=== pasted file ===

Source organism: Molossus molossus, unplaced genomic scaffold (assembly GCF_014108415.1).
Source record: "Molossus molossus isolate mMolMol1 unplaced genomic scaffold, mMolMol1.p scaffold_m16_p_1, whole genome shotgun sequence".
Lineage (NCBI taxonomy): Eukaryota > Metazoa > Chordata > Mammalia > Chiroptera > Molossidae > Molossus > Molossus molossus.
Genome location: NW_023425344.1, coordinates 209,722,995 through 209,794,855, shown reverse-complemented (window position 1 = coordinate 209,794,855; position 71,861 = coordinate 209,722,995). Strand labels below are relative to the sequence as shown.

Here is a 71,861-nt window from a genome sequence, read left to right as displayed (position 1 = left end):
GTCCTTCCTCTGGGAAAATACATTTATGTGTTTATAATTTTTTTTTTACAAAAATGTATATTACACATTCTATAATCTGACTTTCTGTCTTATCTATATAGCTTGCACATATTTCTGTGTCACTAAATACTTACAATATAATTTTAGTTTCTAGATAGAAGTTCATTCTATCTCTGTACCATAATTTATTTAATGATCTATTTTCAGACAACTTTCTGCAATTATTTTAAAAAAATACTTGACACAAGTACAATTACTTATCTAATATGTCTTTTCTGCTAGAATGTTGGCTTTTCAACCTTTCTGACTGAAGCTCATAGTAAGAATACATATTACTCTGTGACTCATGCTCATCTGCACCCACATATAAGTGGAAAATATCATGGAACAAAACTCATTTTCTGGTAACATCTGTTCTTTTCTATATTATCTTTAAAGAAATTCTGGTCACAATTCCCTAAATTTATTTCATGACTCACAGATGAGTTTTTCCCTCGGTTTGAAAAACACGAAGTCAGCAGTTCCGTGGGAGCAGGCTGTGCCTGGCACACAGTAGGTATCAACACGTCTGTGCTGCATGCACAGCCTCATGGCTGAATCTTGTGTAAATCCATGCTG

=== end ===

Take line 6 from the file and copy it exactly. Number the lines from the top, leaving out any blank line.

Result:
GTCCTTCCTCTGGGAAAATACATTTATGTGTTTATAATTTTTTTTTTACAAAAATGTATATTACACATTCTATAATCTGACTTTCTGTCTTATCTATATAGCTTGCACATATTTCTGTGTCACTAAATACTTACAATATAATTTTAGTTTCTAGATAGAAGTTCATTCTATCTCTGTACCATAATTTATTTAATGATCTATTTTCAGACAACTTTCTGCAATTATTTTAAAAAAATACTTGACACAAGTACAATTACTTATCTAATATGTCTTTTCTGCTAGAATGTTGGCTTTTCAACCTTTCTGACTGAAGCTCATAGTAAGAATACATATTACTCTGTGACTCATGCTCATCTGCACCCACATATAAGTGGAAAATATCATGGAACAAAACTCATTTTCTGGTAACATCTGTTCTTTTCTATATTATCTTTAAAGAAATTCTGGTCACAATTCCCTAAATTTATTTCATGACTCACAGATGAGTTTTTCCCTCGGTTTGAAAAACACGAAGTCAGCAGTTCCGTGGGAGCAGGCTGTGCCTGGCACACAGTAGGTATCAACACGTCTGTGCTGCATGCACAGCCTCATGGCTGAATCTTGTGTAAATCCATGCTG